My Name Is Pauli Murray provides a fascinating introduction to the visionary activist and author, poet and priest, of whom most have probably never heard.  

Fresh from the success of their Oscar-nominated film RGB, which charted the life of Supreme Court Judge Ruth Bader Ginsburg, directors Julie Cohen and Betsy West turn their lens on another legal firebrand. Born Anna Paulina Murray in 1910, Murray was at the forefront of civil and gender rights campaigns that would eventually lead to seismic legal and constitutional change. Their latest offering draws a detailed outline of a hitherto unmapped figure.  

My Name Is… takes us on a whistle-stop tour of Murray’s many firsts; in 1944 she graduated first in her law degree class at Howard University, became California’s first black deputy attorney general, the first African American to receive a Doctor of Juridical Science degree from Yale law school in 1965, and in 1977 became the first African-American woman ordained as an Episcopal priest. Fifteen years before Rosa Parks refused to give up her seat, Murray was arrested in Virginia along with her friend for refusing to move to the back of the bus.  In the 1954 case of Brown v. Board of Education, Murray’s law school paper written 10 years previously, helped form Thurgood Marshall’s cornerstone argument to successfully establish racial segregation in public schools as unconstitutional. But her contribution to the landmark decision went largely uncredited. The film goes on to highlight how Murray’s work was later used by Bader Ginsburg in the Supreme Court battle to assert the 14th Amendment of the Constitution which offered protection on the basis of sex as well as race. Murray’s legal arguments were ahead of their time, but as we hear in her own voice, she reconciled her place in history; “I live to see my lost causes found”.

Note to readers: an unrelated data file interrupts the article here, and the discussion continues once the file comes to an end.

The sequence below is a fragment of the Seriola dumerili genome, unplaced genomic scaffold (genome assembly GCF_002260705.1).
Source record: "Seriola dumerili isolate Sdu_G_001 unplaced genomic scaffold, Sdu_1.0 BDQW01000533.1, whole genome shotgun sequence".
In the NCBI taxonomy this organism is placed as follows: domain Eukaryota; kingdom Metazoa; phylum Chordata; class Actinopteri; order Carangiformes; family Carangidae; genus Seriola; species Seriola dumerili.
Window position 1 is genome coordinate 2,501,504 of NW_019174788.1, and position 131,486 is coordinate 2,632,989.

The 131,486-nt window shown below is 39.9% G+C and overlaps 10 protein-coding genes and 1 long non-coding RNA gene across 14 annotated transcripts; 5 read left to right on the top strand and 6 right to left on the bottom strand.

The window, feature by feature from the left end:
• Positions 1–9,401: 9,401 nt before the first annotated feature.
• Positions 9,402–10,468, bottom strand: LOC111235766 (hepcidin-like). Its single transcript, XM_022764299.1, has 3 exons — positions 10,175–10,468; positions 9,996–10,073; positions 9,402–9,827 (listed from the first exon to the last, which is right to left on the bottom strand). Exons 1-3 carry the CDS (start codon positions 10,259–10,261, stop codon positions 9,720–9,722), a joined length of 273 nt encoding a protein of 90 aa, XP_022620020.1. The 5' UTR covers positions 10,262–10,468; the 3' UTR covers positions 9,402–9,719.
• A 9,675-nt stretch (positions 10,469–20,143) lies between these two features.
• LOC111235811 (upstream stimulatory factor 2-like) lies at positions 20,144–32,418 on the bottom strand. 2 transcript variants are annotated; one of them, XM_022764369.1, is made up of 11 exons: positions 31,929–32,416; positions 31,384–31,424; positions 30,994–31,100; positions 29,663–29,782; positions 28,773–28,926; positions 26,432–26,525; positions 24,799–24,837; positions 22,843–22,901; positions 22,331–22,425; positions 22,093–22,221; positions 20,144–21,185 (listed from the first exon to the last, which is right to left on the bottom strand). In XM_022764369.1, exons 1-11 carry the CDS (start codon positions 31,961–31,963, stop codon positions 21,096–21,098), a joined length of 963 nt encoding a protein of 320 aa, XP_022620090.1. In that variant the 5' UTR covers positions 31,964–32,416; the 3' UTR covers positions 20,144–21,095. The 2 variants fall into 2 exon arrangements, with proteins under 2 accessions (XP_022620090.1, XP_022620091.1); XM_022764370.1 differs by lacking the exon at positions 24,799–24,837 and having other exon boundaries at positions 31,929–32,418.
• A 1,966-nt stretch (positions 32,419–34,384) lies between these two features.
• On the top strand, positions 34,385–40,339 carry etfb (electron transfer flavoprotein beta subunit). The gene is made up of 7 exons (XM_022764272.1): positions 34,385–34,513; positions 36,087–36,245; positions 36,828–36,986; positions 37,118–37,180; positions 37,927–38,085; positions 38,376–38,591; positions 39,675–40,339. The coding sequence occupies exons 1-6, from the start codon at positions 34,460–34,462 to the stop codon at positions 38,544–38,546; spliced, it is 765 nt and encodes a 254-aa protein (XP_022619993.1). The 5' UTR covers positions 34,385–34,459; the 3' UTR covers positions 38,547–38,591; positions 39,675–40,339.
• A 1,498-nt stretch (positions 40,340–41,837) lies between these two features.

Pauli Murray – Courtesy of Pauli Murray Foundation

Cohen and West judiciously mix archive footage, insights from Murray’s colleagues, friends and family to fully render her personal and professional life, together with extensive use of Murray’s writings and audio recordings to reveal her inner struggles.  Making an appearance is Professor Rosalind Rosenberg, author of the biography, Jane Crow: The Life of Pauli Murray. Through Rosenberg, the documentary introduces the difficulties Murray experienced due to her sexuality and gender identity. This examination provides My Name Is… with a deeper and darker counterpoint to the exploration of her extraordinary career achievements. 

Although born with the outer appearance of a female, Murray from an early age was convinced she was born a man. Adopting a masculine style of dress, Pauli often passed as a teenage boy, and she dropped the name Anna for the less defining moniker Pauli. We hear how in the early 1940s, Murray desperately sought to obtain hormone treatments and described her gender as an ‘in-betweenness. The film suggests that Murray could be viewed as an early transgender figure in US history, who in today’s parlance may have preferred to use the pronouns they, their, them. It seems that as in all aspects of Murray’s life, society had yet to catch up with her way of thinking.  

Considering the immeasurable impact Murray had on racial, gender and identity politics it’s incredible that her story is not widely known both in and outside of the US. One hopes that the release of the illuminating My Name Is… will finally bring Murray’s life and story the attention it deserves.  


My Name Is Pauli Murray is available in Cinemas and at home on Amazon Prime Video